James Murdoch Archer DURRANT CMG, DSO, MiD

DURRANT, James Murdoch Archer

Service Number: Officer
Enlisted: 20 November 1914
Last Rank: Lieutenant Colonel
Last Unit: 13th Infantry Battalion
Born: Glenelg, South Australia, 17 March 1885
Home Town: Melbourne, Melbourne, Victoria
Schooling: Goodwood Public School & Frome Road Agricultural School
Occupation: Army Officer
Died: Natural causes, Concord, New South Wales, 18 August 1963, aged 78 years
Cemetery: Not yet discovered
Memorials: Goodwood Public School WW1 Roll of Honor, Unley Goodwood Presbyterian Church WW1 Roll of Honor
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World War 1 Service

20 Nov 1914: Enlisted AIF WW1
22 Dec 1914: Involvement AIF WW1, Captain, SN Officer, 13th Infantry Battalion, Enlistment/Embarkation WW1
22 Dec 1914: Embarked AIF WW1, Captain, SN Officer, 13th Infantry Battalion, HMAT Ulysses, Melbourne
1 Dec 1915: Involvement AIF WW1, Major, 13th Infantry Battalion, 'ANZAC' / Gallipoli
20 Aug 1916: Involvement AIF WW1, Lieutenant Colonel, 13th Infantry Battalion
11 May 1920: Discharged AIF WW1

World War 2 Service

5 Apr 1944: Discharged

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Included in the New Year honors list is the name of Lieutenant-Colonel James Murdoch Archer Durrant, who is a native of this State. Born at Glenelg in 1885, he is a son of Mr. and Mrs. Durrant, now of Goodwood, and was educated at Goodwood Public School and the old Agricultural School, Frome-road, Adelaide. Although originally in the Education Department, at the age of 22 he commenced his career as a permanent soldier as a staff sergeant-major in the staff of the Commonwealth. He had then served four years as a bugler in the Adelaide Rifles, and four years in the No. 1 S.A. Battery of A.F.A., in which he finished as a sergeant. Transferred to New South Wales, he was promoted to lieutenant in 1910, being then transferred to Queensland, then promoted to captain, and transferred to Victoria. In October, 1914, he was sent to New South Wales to be adjutant to the 13th Battalion A.I.F., which battalion he now commands. He landed at Galllipoli on the historic April 25, and a few days later he was promoted to major, and placed second in command.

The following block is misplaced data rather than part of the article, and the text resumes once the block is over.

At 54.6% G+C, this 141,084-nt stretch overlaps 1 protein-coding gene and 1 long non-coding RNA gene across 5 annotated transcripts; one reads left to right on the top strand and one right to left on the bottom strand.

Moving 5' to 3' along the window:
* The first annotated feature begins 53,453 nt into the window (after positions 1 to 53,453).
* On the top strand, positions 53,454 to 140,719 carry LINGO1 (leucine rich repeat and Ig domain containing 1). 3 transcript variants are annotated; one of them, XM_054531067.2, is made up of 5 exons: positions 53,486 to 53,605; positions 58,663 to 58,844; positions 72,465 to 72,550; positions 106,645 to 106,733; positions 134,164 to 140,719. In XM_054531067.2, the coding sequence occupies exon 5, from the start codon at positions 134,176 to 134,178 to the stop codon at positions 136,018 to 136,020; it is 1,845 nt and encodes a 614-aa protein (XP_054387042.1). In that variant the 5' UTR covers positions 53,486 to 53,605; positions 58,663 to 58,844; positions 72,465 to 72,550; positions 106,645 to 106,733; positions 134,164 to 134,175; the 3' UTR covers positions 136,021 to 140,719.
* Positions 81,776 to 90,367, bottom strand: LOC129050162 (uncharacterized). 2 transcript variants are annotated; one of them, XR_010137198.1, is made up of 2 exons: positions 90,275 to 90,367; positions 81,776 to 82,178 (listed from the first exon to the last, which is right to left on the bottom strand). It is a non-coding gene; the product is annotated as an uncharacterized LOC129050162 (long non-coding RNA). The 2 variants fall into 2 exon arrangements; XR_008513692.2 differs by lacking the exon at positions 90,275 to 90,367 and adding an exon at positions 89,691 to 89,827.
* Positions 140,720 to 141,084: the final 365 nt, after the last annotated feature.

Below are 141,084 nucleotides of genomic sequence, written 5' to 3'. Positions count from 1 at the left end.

For the next three months he commanded the battalion through the heavy fighting around Quinn's Post, with the acting rank of lieutenant-colonel. A month prior to the evacuation he was invalided to Egypt. Before his complete recovery he resumed duty, his knowledge of staff work being utilised as brigade-major of the 4th Infantry Brigade, which was then being reorganised. Amongst the first to proceed to France, this brigade was carefully trained, until it was ready to beat the Germans at Pozieres and Mouquet Farm. An ex-State Commandant (Brigadier-General Brand) was then in command of the brigade, in which all Australia was represented. During the fighting Lieutenant-Colonel Durrant was again given command of his old battalion, with substantive rank. He and his brigade were highly commended by the Divisional Commandant, who said the success gained was due as much to sound previous training as to care ful preparation and gallantry. It was for this action that they were mentioned in dispatches. In his letters home, Lieutenant-Colonel Durrant frequently mentions coming into contact with old comrades from South Australia. His only brother (Staff Sergeant E. H. Durrant) is well known as a South Australian soldier. He has been refused permission to go to the front, but is on the staff of the School of Musketry in New South Wales. He is a nephew of Mrs. Baldwin, Unley-road." - from the Adelaide Chronicle 13 Jan 1917 (nla.gov.au)